A coalition of major investor groups has called on the SEC to take action to avoid a repeat of what it says was a proxy season dominated by virtual AGMs that were a ‘poor substitute’ for the usual in-person events.
Health and safety considerations arising from the Covid-19 pandemic have led most US companies to switch to a virtual format for this year’s shareholder meeting. In a letter to SEC chair Jay Clayton and division of corporation finance director William Hinman, the groups – Ceres, the Council of Institutional Investors, the Interfaith Center on Corporate Responsibility, the Shareholder Rights Group and US SIF: The Forum for Sustainable and Responsible Investment – acknowledge the highly unusual situation facing companies and welcome the SEC’s April 7 guidance on virtual meetings.
They also note the ‘substantial strain’ on many corporate secretaries posed by the short notice of making the switch to virtual meetings and the need to conduct them with management and board members in multiple locations.
But the groups argue that the swift change to virtual AGMs ‘led to considerable confusion and technical difficulties, in many cases inhibiting shareholder participation in meetings. We are concerned about the potential for poor precedents for conduct of shareholder meetings and, in some circumstances, deliberate actions that limited shareholder participation at various companies.’
They add: ‘Although we recognize that state law, individual companies and intermediaries must step up, we believe there are appropriate steps the SEC can take to help improve the situation.’
According to the groups, many institutional and individual shareholders faced obstacles in getting into meetings, asking questions and participating ‘in a meaningful way’. The coalition argues that when the pandemic risk subsides, companies should go back to in-person meetings, although it says hybrid meetings may be the best choice as virtual participation has some benefits.
A particular concern for the groups centers on shares held in street name, which they note includes the large majority of institutionally held shares. At some AGMs, they say, onerous steps were required to revoke proxy votes and legal proxies, with the key issue appearing to be that control numbers were not shared between providers.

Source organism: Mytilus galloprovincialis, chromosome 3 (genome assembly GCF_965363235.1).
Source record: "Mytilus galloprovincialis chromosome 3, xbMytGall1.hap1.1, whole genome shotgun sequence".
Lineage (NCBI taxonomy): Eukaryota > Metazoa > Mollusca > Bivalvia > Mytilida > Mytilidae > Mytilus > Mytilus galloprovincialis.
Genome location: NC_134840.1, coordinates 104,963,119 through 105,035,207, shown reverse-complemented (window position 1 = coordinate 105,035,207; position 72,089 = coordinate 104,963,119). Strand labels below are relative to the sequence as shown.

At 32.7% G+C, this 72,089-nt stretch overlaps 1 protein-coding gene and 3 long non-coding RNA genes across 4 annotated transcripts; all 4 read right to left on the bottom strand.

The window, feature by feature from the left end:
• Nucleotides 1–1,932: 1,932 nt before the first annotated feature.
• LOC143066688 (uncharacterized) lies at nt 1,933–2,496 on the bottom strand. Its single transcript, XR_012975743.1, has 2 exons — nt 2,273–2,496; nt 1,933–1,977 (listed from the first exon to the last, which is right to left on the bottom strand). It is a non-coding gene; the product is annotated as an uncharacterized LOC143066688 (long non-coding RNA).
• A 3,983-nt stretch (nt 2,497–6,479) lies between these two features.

The problem may be difficulties sharing those numbers because they may include personal identifying information (PII) but there should be an efficient way for intermediaries to share and protect PII at the same time, according to the groups. As a result, they say it may be necessary for the SEC to get industry participants to work out an efficient standard protocol, given competitive pressures between different firms.
The investor groups say another area where the SEC could help is the presentation of shareholder proposals. Although Rule 14a-8(h) requires that a shareholder present its proposal at the meeting, the authors say they are aware of at least one company holding a virtual AGM that did not allow proponents to do so. They also say that in some cases a shareholder proponent’s participation was limited by, for example, having to present in a virtual ‘room’ from which it was not allowed to participate in the general shareholder Q&A.
‘Exacerbated by the virtual meeting format, we saw numerous instances this season in which shareholders were unable to ask questions on a live basis, submitted questions that were not shared with other attendees at the meeting and sometimes saw company misrepresentations that no other questions had been asked,’ the groups write.
‘Company responsiveness and transparency relative to the [Q&A] period ranged from a transparent process of making the questions visible on a real-time basis and attempting a good faith effort to answer them, to cherry picking of questions and the issuance of canned responses.’
Given the potential for material questions to arise during the Q&A period, misleading or inadequate corporate disclosures related to those questions warrant the SEC’s attention, the groups say.
They add: ‘Best practice is for company directors and/or management to respond to all non-trivial questions in a transparent manner, such as on the company’s investor relations webpage, within a reasonable period such as three days following the meeting… To be clear, we realize that the SEC has a limited role, at most, in how meetings are run. But we believe the SEC should require clear disclosure about how shareholders can participate in meetings, particularly if shareholder questions and comments are to be limited.’
In addition, the groups expressed their support for webcasting AGMs to the public in that it helps bring consistent information to the market. They recommend that the SEC require or encourage all companies to conduct real-time public webcasts of their shareholder meetings.
In its April 7 guidance, the SEC states among other things that ‘[r]obust disclosures that facilitate informed shareholder voting are just as important for a virtual meeting or hybrid meeting… as they are for an in-person meeting.
‘[T]he staff expects the issuer to notify its shareholders, intermediaries in the proxy process and other market participants of such plans in a timely manner and disclose clear directions as to the logistical details of the virtual or hybrid meeting, including how shareholders can remotely access, participate in, and vote at such a meeting.’
A number of corporate secretaries and other governance professionals who have helped host virtual AGMs for the first time this year have reported that the process largely went smoothly, notwithstanding the challenges of preparing for an event for which they were not familiar with the technology involved. In some cases they also report higher rates of shareholder ‘attendance’ than at previous in-person meetings.